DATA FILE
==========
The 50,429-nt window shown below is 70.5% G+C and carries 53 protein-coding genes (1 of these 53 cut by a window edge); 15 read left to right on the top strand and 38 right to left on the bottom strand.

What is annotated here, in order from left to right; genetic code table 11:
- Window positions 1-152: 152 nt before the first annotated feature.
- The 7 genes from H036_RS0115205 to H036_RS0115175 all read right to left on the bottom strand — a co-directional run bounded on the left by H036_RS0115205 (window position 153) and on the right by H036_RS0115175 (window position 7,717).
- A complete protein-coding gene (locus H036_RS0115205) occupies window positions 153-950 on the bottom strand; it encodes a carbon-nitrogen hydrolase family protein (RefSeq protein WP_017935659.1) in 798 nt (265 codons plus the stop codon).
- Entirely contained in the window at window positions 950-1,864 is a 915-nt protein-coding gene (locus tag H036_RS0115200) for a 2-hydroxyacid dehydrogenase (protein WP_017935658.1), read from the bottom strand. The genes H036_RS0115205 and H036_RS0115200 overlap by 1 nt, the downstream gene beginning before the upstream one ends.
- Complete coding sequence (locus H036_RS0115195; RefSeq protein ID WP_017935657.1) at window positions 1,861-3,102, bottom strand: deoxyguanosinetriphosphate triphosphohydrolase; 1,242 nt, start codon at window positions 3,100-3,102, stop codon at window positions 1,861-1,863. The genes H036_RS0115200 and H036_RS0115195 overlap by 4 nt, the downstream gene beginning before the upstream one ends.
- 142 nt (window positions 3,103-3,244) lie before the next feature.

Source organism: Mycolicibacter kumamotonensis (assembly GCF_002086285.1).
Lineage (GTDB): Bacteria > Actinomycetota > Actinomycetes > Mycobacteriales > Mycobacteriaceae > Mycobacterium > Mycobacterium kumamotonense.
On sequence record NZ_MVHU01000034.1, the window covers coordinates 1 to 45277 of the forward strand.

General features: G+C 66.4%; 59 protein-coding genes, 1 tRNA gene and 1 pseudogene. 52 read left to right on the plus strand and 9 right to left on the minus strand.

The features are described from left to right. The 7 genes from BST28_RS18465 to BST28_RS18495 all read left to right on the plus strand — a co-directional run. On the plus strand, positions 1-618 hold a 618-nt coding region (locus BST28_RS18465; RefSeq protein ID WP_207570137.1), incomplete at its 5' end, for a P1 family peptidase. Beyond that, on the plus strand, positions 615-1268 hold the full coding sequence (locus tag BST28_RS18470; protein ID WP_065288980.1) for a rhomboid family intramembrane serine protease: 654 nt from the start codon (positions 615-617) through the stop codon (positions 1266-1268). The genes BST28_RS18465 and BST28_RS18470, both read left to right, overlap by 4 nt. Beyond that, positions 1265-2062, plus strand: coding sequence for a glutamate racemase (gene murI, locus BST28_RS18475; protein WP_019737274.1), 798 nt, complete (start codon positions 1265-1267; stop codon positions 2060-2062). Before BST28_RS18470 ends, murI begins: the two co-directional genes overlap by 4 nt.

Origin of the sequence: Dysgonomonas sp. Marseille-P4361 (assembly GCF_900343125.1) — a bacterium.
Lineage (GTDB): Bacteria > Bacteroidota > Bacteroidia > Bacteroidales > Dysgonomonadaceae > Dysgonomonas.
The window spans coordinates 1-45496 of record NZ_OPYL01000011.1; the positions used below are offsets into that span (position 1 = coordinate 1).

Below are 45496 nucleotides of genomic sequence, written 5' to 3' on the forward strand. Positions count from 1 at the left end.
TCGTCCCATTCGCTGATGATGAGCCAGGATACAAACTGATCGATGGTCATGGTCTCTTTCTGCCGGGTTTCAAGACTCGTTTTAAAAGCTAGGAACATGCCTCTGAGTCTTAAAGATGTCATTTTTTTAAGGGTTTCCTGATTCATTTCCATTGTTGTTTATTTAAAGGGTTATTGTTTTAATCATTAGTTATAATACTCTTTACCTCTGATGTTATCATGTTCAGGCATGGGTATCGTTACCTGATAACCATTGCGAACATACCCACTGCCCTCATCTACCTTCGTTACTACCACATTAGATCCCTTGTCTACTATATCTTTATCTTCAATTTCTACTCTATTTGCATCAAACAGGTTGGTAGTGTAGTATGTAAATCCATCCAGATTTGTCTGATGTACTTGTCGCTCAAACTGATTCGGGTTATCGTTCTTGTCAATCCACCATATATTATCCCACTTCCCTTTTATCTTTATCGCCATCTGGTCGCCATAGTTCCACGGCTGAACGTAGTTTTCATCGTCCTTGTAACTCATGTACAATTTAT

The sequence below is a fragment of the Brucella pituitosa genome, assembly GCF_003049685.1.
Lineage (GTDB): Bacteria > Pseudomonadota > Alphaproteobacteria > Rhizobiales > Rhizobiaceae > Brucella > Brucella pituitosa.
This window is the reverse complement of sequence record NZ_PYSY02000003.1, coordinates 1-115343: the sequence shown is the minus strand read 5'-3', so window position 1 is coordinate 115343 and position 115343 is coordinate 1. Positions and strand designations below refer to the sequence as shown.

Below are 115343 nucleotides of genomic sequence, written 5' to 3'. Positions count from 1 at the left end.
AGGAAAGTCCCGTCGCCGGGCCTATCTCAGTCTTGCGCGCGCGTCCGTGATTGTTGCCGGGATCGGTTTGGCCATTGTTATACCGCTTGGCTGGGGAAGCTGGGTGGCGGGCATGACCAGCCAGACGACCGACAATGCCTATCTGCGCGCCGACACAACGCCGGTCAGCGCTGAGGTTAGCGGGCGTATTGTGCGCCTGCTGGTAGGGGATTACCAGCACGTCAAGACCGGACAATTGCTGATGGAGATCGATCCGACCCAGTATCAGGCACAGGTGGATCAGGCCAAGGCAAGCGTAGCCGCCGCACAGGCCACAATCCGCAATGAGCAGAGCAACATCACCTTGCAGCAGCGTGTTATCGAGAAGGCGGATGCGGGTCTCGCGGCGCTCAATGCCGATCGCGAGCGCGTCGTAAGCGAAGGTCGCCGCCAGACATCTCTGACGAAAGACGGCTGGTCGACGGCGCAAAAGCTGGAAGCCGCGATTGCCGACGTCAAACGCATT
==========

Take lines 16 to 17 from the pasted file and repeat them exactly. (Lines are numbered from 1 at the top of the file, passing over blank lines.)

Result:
The window spans coordinates 1-45496 of record NZ_OPYL01000011.1; the positions used below are offsets into that span (position 1 = coordinate 1).

Below are 45496 nucleotides of genomic sequence, written 5' to 3' on the forward strand. Positions count from 1 at the left end.